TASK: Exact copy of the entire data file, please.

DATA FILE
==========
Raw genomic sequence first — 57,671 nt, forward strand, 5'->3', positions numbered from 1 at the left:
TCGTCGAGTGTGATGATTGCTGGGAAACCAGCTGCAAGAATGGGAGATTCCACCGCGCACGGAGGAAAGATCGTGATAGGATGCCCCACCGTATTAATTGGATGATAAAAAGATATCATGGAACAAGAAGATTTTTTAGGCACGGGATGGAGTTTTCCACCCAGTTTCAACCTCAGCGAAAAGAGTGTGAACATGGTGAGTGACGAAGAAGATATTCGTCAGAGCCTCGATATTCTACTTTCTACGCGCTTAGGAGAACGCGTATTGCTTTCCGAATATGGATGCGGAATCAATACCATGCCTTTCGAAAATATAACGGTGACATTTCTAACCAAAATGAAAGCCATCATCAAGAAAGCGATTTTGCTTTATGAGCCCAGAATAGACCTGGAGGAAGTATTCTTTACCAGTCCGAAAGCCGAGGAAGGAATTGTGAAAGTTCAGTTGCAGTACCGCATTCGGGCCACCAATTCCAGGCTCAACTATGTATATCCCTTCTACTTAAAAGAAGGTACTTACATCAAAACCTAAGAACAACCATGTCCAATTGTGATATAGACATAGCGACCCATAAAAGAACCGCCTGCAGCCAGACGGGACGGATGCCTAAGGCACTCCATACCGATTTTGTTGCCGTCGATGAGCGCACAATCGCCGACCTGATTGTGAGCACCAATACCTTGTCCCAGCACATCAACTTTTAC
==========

Raw genomic sequence first — 57,671 nt, forward strand, 5'->3', positions numbered from 1 at the left:
TCGTCGAGTGTGATGATTGCTGGGAAACCAGCTGCAAGAATGGGAGATTCCACCGCGCACGGAGGAAAGATCGTGATAGGATGCCCCACCGTATTAATTGGATGATAAAAAGATATCATGGAACAAGAAGATTTTTTAGGCACGGGATGGAGTTTTCCACCCAGTTTCAACCTCAGCGAAAAGAGTGTGAACATGGTGAGTGACGAAGAAGATATTCGTCAGAGCCTCGATATTCTACTTTCTACGCGCTTAGGAGAACGCGTATTGCTTTCCGAATATGGATGCGGAATCAATACCATGCCTTTCGAAAATATAACGGTGACATTTCTAACCAAAATGAAAGCCATCATCAAGAAAGCGATTTTGCTTTATGAGCCCAGAATAGACCTGGAGGAAGTATTCTTTACCAGTCCGAAAGCCGAGGAAGGAATTGTGAAAGTTCAGTTGCAGTACCGCATTCGGGCCACCAATTCCAGGCTCAACTATGTATATCCCTTCTACTTAAAAGAAGGTACTTACATCAAAACCTAAGAACAACCATGTCCAATTGTGATATAGACATAGCGACCCATAAAAGAACCGCCTGCAGCCAGACGGGACGGATGCCTAAGGCACTCCATACCGATTTTGTTGCCGTCGATGAGCGCACAATCGCCGACCTGATTGTGAGCACCAATACCTTGTCCCAGCACATCAACTTTTAC